The platen is removable. More photos at my Flickr page.
I’ve begun to restore a Fay-Sho No. 7 that I lately acquired on eBay. To be honest, I’ve never restored a typewriter before (save unsticking a few keys or replacing a some screws), but I’m working slowly and carefully, and do not expect to bring any great harm to the machine. The typewriter, featuring an eagle emblem on the paper table, is complete and even functional. All keys strike, and the carriage would advance if the leather belt was not so deteriorated. Except that the typewriter had been stored in a outbuilding for (decades?), it probably would be in better working order. Or not. I suppose had this been kept elsewhere, poked at, or moved frequently, it might not be in such decent condition. Who knows?
Its condition? Here’s my general assessment:
- Platen is rock hard and cracked. Feed rollers are hard and malformed.
- Ribbon is worn and dry.
- Leather belt that advances carriage is brittle and disconnected at one end (the end that attaches to the carriage, I suppose). The mainspring in good working order.
- Some rust, not much, on various elements.
- Lots of grime.
- All keys strike.
- Bell works.
- Typewriter seems complete, no missing parts. The paper table is interesting, as the model number is not stamped on it; instead, it displays an eagle emblem (the fine print in the border of emblem reads: “Made in U.S.A.” & “New York Export and Import”). The text on base is faded and illegible.
Thus far, I’ve cleaned the external parts of the typewriter and some of its internal workings. I’ve disassembled the carriage assembly, which is simple enough, and have begun to clean each part. From what I’ve read, the Fay-Sho features a number of improvements over the Remington models, which it closely resembles. I would have to agree. The platen is removable and each part of the typewriter fits intuitively. Some pieces are even labeled (e.g. “front” and “rear”).
As I’ve been working, I’ve discovered a number stamped onto the top of the frame, under the carriage assembly. Two rows of numbers read “22” and “828” — not sure the significance of these numbers. Under the top of the typewriter, I found the serial number: “805” alongside a stray “7” (model number?).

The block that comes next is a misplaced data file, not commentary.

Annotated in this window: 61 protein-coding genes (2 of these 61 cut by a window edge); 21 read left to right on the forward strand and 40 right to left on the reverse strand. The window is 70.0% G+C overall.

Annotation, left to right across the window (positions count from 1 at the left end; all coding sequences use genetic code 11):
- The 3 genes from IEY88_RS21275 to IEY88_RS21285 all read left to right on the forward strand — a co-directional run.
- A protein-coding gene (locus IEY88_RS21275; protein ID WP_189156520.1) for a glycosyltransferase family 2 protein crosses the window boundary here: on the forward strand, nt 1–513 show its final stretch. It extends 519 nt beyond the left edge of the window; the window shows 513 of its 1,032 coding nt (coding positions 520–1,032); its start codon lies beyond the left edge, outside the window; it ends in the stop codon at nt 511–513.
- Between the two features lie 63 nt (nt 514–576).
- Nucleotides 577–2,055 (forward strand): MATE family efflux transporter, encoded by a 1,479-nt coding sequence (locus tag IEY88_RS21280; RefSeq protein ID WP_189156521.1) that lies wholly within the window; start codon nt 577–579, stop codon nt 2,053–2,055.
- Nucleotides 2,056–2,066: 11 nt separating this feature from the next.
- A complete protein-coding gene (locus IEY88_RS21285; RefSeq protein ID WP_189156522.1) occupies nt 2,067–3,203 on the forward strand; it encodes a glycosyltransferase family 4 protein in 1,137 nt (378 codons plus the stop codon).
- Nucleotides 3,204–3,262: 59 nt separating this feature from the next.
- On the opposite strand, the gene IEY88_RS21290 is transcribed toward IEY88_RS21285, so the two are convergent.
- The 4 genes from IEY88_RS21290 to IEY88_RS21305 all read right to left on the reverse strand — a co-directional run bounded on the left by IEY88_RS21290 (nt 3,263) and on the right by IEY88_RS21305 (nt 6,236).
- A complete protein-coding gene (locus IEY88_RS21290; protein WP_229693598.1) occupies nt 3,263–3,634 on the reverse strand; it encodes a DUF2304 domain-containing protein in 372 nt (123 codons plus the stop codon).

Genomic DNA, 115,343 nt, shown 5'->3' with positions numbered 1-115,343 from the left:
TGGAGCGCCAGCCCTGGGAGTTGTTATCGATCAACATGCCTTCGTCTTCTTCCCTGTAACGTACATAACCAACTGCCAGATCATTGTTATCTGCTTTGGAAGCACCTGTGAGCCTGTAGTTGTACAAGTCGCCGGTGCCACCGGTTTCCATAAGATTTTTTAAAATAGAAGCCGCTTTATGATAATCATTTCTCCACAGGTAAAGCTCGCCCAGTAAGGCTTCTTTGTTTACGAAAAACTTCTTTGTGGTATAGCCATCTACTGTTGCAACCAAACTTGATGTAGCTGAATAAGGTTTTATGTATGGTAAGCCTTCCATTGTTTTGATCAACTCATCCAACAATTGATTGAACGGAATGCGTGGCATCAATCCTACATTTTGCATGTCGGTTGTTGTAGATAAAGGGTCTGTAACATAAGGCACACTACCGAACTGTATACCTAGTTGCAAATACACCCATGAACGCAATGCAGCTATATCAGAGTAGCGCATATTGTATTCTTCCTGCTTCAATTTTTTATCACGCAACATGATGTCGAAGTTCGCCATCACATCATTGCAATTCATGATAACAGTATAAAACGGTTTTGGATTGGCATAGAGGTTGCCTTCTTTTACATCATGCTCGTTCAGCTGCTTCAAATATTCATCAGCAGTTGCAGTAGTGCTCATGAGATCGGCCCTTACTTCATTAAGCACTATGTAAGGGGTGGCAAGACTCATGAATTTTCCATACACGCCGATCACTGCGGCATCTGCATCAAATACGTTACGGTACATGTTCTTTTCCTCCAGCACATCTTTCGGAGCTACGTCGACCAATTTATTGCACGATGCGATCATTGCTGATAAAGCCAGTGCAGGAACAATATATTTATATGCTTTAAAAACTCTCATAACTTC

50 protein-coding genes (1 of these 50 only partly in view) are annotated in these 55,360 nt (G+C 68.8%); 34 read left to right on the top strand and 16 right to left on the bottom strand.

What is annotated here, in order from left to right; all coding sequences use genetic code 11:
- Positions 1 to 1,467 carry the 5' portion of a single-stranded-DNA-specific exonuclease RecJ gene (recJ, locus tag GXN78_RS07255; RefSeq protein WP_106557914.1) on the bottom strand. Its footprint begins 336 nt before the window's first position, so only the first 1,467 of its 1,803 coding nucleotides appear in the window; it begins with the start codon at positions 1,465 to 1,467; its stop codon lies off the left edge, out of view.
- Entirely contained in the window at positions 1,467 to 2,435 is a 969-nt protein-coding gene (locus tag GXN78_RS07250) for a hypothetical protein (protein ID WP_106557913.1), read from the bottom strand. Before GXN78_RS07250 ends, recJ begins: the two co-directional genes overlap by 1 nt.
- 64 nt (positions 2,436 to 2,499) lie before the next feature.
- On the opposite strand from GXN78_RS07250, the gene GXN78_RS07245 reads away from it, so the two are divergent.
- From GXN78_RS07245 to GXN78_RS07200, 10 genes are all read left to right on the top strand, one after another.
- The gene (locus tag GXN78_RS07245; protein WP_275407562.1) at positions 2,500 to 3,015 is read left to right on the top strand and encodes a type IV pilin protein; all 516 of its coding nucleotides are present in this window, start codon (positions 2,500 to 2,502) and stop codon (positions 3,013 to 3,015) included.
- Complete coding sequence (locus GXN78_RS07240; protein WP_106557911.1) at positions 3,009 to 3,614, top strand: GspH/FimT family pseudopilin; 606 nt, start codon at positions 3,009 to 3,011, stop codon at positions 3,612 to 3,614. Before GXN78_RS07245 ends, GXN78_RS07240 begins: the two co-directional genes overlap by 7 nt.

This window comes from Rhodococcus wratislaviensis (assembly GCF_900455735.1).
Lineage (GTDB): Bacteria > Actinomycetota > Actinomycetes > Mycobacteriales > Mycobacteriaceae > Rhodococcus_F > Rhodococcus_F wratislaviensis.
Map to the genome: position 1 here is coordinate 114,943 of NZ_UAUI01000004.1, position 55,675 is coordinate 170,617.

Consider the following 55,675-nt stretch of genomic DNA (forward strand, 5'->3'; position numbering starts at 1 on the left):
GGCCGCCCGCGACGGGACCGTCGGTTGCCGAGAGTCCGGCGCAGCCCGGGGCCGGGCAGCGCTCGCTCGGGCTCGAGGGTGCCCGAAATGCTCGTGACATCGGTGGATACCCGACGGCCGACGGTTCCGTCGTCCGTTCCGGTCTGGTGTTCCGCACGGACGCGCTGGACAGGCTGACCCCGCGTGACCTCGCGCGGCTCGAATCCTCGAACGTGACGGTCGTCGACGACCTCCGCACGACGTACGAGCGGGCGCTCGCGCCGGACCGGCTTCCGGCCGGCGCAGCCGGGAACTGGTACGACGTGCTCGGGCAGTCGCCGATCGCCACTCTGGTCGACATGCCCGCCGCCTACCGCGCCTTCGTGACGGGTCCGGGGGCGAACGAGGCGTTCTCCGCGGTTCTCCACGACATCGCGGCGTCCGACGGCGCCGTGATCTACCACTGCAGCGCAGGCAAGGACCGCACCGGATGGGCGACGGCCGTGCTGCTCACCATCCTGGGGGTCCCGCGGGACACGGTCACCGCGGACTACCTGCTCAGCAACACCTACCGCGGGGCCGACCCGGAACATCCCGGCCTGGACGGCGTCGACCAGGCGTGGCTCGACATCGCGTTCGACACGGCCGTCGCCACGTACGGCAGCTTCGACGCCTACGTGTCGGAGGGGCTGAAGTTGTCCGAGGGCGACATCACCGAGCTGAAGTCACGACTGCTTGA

I doubt that I will disassemble anything below the carriage assembly, especially as there is ready access to the internal workings through the sides and top. The unit is far more complex below the carriage assembly too.
As I progress, I will probably have a new leather belt crafted, though I’m not sure where one end connects. The belt is about 7 inches long (perhaps a section is missing). Also, I’ve begun to get estimates for a new platen and rollers. The platen is 9 1/2 inches (240mm) long. The bottom feed rollers are 1 3/5 inches (40mm) and the top feed rollers are 3/8 inch (10mm) long.
Why am I restoring this old typewriter? First, I haven’t decided how extensive the restoration will be — I may be satisfied with a simple cleaning of the machine. Second, I think it is time for me to undertake a mechanical project. Most of my endeavors have been intellectual; in truth, I rarely work with my hands (and, when I do, not very competently). My landlord, a retired mechanical engineer with International Business Machines, is providing encouragement and advice, and if I proceed slowly enough, and carefully enough, the worst that will happen is that I’ll have a partially restored Fay-Sho No. 7. Not a bad goal.
Yet, there is another reason: Inexplicably, I feel compelled to bring this machine to working order. It seems close enough to operating condition to merit restoration, even by one so inexperienced, and not so damaged as to cause dispair. If I am successful at this project, I will undertake others. There is a Royal Standard No. 5 in my collection needing restoration.
One last note, any encouragement or advice would be appreciated.
Photo set at Flickr:
Branford House Antiques: Fay-Sho No. 7 (restoration project sold for $325 + shipping)
© 2013, Mark Adams. All rights reserved.